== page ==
According to Doug Pulley, CTO of Picochip, for London to offer genuinely world-class, LTE everywhere mobile broadband, it will require the installation of 70,000 small cells across the capital, including 2,000 nodes covering the Underground network by 2015.
Dr Pulley presented the findings of his report at the Bath Basestation conference in Bath, UK earlier this week.
His report also concluded that there needs to be in excess of ten million small cells worldwide by end of 2015, in addition to residential femtocells.
Dr Pulley highlighted that with the Olympics just around the corner and the Mayor of London admitting that the networks will struggle to cope, the need for small cells to deliver added coverage and capacity is greater than ever. While Wi-Fi will offer some respite to the network, ultimately London’s population density means that small cells, deployed in the most congested areas, are the only way for the mobile networks to cope with the traffic, he said.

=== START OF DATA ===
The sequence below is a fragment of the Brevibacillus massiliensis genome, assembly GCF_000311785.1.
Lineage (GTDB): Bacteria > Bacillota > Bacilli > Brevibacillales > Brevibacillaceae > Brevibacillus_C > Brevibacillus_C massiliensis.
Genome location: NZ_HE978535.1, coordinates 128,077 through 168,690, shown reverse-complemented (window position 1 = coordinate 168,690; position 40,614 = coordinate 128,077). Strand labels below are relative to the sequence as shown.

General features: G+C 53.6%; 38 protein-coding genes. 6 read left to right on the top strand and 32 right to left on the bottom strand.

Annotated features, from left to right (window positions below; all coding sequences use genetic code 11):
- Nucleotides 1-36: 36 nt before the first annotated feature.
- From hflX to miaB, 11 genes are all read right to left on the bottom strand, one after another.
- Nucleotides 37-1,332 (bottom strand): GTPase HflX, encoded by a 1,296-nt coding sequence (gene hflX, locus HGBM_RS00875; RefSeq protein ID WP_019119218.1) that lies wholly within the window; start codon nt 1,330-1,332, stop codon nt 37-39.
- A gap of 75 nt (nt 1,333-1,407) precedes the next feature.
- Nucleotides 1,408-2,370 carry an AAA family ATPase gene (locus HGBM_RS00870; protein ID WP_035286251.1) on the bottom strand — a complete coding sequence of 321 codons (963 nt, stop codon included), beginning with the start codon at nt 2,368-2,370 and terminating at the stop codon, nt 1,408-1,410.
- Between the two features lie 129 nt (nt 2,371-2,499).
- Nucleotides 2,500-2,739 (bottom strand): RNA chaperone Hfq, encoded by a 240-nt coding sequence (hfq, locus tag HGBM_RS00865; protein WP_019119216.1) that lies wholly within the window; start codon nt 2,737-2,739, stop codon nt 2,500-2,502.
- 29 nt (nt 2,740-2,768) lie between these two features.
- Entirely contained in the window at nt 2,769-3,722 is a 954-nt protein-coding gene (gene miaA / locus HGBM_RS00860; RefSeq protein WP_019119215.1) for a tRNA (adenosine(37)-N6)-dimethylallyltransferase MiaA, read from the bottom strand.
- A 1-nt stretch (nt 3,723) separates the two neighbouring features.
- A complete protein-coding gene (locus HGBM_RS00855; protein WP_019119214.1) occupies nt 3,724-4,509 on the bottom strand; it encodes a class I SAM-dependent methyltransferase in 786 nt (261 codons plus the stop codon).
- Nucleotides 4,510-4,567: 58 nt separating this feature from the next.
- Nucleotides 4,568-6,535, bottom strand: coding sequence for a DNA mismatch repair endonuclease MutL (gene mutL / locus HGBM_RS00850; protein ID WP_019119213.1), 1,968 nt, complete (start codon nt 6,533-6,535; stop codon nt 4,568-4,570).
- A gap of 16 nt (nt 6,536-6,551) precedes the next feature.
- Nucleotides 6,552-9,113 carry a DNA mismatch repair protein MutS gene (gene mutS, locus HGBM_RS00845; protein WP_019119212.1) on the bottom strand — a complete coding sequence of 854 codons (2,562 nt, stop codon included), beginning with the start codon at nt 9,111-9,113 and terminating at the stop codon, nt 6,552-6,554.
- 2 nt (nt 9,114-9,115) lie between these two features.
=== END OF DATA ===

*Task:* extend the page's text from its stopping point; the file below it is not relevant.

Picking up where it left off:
These small cells would be split between retail locations, from large shopping centers down to smaller coffee shops, enterprises including large office blocks, almost 12,000 ‘outdoor’ metropolitan small cells and 1,772 covering London underground stations and walkways.
Rupert Baines, VP of Marketing at Picochip, added that while 70,000 may sound like a lot, compared to the cost and complications associated with improving the network using big (macro) basestations, small cells offer a much easier, quicker and cheaper solution for network operators.